After extensive paperwork, I managed to wrangle a 1 month membership at the local gym. After over 2 months without a serious workout, I was looking forward to getting back into the swing of things. I showed up at the fitness center and spoke to the gym attendant, who spoke decent english. He scrutinized me, then my paperwork, then me, then my passport, as if he would be shot if I fooled him. But, he's German, and I am used to this (hence bringing my passport to a fucking gym). He asked if I ever took a gym class. Yes, I replied, weight training and gym safety, at College of the Desert. I didn't mention that I was in high school at the time, but recalled the principles: do not lift more than you can handle, stretch a lot, warm up, drink water, follow proper form, etc. He still eyed me as I stretched some more and then began 20 minutes on the treadmill. Felt good. On to free weights. Since I was out of shape, I decided to avoid anything involving weights over my head. Nice, safe bicep curls. I tried curling the bar as a warm up, no problem. The attendant left, so I turned to the guy who seemed most knowledgeable (ie, the biggest), pointed to the bar, and asked, 'This weighs 20, um, ...' I couldn't translate pounds - of course not, I thought, they are on the metric system - so I repeated 20. He nodded. I put on a couple 5 pound weights, felt good. I added a 20 and another 5 to each side. The jolly giant asked if he could use it, I said sure. He grunted through a surprisingly short set, then offered it to me.
'Are you sure you can do this?'
'Yes. Two months ago, I could do this 15 times. It is only 80.'
'You are sure?' I might have been annoyed, but he seemed genuinely concerned. 'Yes,' I repeated as he dropped the dumbbell into my hands. 'I can do this.'
'No. No, you can't,' shrieked my left bicep as my left hand dropped the bar. 'He's right, you know,' added my right bicep unhelpfully, despite managing to maintain a grip. The left side of the bar arced downward. I managed to jump back just in time, since the iron pendulum would have liquified my left foot. The bar clanged loudly, entertaining the entire gym. I stood there, holding a smarterthanmebell in my right hand, confused. The giant gingerly relieved me of the bar. I braced for mockery.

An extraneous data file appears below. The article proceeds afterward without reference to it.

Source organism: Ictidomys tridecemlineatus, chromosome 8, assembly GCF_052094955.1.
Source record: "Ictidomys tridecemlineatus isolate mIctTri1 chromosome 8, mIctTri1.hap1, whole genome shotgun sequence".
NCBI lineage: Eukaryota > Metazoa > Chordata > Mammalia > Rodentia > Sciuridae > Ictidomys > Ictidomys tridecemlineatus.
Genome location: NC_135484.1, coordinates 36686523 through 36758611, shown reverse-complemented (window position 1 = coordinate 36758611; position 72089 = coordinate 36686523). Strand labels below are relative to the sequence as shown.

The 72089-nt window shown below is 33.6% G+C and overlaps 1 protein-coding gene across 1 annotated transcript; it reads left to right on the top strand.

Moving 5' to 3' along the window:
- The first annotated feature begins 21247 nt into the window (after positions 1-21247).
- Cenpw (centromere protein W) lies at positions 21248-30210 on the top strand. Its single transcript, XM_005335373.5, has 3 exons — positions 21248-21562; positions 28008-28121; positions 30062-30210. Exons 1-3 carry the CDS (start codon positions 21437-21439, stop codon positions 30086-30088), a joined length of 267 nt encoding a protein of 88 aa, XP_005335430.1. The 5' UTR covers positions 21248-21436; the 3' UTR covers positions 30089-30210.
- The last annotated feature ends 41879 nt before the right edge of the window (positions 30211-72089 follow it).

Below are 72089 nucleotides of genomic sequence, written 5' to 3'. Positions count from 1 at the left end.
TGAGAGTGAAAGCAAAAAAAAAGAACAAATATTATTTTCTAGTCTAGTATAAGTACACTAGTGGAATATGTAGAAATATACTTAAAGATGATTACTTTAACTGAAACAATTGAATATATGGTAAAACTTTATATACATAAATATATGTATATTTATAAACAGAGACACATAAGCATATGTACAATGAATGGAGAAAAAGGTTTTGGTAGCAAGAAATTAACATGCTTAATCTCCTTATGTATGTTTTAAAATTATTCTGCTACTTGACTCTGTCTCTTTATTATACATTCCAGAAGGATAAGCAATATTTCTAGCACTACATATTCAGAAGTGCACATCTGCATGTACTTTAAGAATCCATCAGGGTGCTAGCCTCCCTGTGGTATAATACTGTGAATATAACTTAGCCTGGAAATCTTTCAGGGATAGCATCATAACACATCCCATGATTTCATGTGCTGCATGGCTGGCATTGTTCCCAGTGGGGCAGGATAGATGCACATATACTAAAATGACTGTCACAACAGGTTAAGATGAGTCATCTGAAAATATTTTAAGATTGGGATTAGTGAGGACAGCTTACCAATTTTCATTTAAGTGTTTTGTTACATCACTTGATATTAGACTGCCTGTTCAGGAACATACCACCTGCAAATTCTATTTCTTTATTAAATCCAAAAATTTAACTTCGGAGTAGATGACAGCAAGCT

'Are you OK?' he asked.
'Yes,' I lied. In fact, my left bicep and tendon were quite mad at me, plus my lower back and right hip. Nothing requiring medical attention. Estimated repair time, 1 week.
'You should not lift that much.' Note I may be mistranslating, but facial expression, context, and gesticulation go a long way. I had no snappy comeback; what could I say?
'I am sorry. I could lift that 2 months ago.'
The weight room attendant came over and glowered. 'You should not lift so much,' he said in english. 'That is not safe.'
'Why do you lift so much?'
'It is only 80 pounds.'
'Those are kilograms.'
'You could hurt yourself.'
'Yes. You are right. That was a serious mistake. Thank you.'
'Do you need a doctor?'
'No.' I didn't mention that, due to the horrible Frau Palandt, who I have already stealthily villified twice in earlier blog entries, I have been uninsured for 2 months. Something to ponder when you stub your toe, get nettles, or pull muscles. 'I will go now. I am sorry.'
While limping back to the lab, I pondered the cognitive science of it all. I knew Germany was on the metric system, and even considered that while trying to translate 'pounds.' Yet I failed to act accordingly. The human brain is exceptional at developing automaticity. If you usually drive home a certain way, and decide while leaving work to go elsewhere that requires a different turn near the end, you often end up at home before realizing you failed to execute a different plan. Had you been driving a completely different route, or been new to that route, that would not have happened. Old habits die hard. It is the price of skill.
For the record, I will never again attempt to curl over 175 pounds.